Cystic Fibrosis at the Playground

by | Mar 1, 2020 | Blog

Your child has a right to be a kid! Of course, having a child with cystic fibrosis brings on more challenges and worries. It requires being more alert to surroundings, your child, and others. But, your child still deserves to play and you still deserve to watch your child be a child.

Playgrounds are a great way to teach your child to move, build strength, have fun, and explore new surroundings. However, there is an increased infection risk at playgrounds with wet or dry bark, stagnant water and other wiggly body’s running around.

 

 

Having a child with CF means you have to take that extra step in determining if it it’s the right thing to do. Does your child have a cough that he/she’s being treated for? If so, instead of running around and playing, maybe go for a slow walk outside. Has he/she been invited to a birthday party but has a low grade fever? Try to re-schedule for the following weekend, don’t just cancel. It may not be the same as a birthday party, but your child can still have the opportunity to interact and play with another kid (and you get the opportunity to socialize with other parents).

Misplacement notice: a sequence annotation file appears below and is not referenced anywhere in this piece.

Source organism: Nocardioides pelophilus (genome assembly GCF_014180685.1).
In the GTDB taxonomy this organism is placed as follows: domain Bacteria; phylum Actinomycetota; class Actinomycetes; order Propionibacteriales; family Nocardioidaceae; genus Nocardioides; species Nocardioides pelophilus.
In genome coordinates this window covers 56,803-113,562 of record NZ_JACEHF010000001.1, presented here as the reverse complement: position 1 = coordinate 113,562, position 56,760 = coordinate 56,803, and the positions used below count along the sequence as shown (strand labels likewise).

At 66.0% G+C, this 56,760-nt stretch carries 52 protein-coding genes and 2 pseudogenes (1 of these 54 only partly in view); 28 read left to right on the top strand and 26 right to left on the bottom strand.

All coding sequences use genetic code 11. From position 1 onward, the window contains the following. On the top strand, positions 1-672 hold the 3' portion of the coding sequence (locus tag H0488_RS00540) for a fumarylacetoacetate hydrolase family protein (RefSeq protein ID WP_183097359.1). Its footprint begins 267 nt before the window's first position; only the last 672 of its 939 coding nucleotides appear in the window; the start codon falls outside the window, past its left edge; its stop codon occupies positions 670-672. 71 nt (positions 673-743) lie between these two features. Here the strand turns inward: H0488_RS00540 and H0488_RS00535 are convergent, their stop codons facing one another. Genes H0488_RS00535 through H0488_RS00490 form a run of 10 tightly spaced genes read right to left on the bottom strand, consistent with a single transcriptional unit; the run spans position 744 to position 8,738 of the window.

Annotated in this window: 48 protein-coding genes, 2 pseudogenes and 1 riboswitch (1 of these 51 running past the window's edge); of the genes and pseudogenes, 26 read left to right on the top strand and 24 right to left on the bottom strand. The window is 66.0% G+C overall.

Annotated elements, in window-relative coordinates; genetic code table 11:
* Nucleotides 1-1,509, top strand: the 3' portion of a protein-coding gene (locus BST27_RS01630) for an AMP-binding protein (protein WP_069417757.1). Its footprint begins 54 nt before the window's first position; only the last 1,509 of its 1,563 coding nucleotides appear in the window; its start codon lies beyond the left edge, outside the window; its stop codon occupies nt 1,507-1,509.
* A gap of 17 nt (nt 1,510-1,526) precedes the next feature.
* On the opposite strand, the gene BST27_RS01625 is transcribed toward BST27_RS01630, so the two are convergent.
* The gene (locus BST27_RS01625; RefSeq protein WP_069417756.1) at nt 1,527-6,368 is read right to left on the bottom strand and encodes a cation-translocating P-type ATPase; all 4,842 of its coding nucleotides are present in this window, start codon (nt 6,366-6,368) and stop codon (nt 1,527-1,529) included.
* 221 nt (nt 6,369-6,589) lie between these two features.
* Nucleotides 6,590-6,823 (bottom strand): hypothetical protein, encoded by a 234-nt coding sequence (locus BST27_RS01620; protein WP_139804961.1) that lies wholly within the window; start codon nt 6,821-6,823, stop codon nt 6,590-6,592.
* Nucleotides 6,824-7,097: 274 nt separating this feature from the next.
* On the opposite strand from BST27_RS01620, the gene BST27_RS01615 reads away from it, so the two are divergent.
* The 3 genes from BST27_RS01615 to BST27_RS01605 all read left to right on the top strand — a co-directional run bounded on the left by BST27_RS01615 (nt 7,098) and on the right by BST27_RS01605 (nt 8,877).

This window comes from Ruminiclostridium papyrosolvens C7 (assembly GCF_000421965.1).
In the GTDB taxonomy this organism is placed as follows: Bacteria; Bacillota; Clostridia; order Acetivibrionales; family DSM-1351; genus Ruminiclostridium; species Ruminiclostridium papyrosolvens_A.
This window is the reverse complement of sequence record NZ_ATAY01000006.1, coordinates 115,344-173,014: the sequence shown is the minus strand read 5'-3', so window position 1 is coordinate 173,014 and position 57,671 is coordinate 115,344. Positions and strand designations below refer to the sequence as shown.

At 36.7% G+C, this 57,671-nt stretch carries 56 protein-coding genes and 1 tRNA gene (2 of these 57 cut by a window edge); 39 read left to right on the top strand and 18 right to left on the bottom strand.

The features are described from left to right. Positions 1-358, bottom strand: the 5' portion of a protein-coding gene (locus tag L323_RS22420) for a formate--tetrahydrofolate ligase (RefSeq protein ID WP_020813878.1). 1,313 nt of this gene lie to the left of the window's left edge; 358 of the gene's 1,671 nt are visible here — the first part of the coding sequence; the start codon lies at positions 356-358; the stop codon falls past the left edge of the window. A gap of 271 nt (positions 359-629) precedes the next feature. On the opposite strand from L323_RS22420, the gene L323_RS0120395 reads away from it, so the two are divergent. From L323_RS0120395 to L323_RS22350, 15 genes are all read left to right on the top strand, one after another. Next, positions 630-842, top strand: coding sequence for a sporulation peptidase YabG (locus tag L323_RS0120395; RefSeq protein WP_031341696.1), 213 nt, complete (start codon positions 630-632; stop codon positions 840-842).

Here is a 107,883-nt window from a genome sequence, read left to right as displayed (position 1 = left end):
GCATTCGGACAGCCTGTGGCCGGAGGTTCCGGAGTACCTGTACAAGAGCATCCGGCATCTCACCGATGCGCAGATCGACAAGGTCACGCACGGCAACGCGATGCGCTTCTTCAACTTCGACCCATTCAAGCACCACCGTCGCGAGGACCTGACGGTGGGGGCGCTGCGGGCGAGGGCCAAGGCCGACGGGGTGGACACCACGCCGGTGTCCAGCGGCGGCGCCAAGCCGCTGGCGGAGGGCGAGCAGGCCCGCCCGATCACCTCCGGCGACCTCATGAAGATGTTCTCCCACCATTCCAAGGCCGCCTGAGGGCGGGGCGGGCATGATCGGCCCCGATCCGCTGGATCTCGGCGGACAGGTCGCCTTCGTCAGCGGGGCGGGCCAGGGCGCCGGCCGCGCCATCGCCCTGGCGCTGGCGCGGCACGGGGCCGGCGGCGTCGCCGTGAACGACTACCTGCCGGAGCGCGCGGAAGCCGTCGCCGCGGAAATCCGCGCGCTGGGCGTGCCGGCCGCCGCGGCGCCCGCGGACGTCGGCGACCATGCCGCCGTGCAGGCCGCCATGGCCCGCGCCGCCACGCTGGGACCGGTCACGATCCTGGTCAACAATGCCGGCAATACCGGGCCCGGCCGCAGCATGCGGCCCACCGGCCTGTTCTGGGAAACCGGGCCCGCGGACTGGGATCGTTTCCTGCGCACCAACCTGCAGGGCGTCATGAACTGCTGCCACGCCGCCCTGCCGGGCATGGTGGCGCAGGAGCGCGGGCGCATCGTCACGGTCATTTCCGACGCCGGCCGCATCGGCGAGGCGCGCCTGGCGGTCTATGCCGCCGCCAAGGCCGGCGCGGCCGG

Some other tips

  • Wash your child’s hands before and after playing in a community environment
  • Teach your child to avoid muddy, dirty waters that can contain bacteria
  • Bring hand sanitizer and wipes to each outing
  • Create a routine in teaching your child to come to you if he/she has played with another child who has coughed/ may be sick. It’s impossible to avoid the germs from other children but use it as an opportunity to teach your child how to take care of him/herself. Your child may have CF, but he/she still has an immune system that knows what to do.
  • Hydrate often! Hydrating needs to consistently occur during play
  • Self-advocate: inform other parents about your child’s CF and ask if you can sanitize their child’s hands too. It’s okay to speak up for your own child’s rights and needs. Teach other’s in the community about CF, that it’s not contagious, and that it requires extra steps to stay healthy.
  • Play with your child and take your child’s lead during play! It might help to decrease some anxiety if you see how your child plays, that he/she is safe, and that playgrounds can be appropriate for your child.

 

 

Your child can do the same things that another child can do. By providing your child with the opportunities to run and build strength and endurance at a younger age through play, you are supporting your child ‘s development to love exercising and to keep moving!

Author: Nicole Ezcurra 

 

For more exercises check out our YouTube Channel: Cystic Fibrosis Fitness Institute 

 

 

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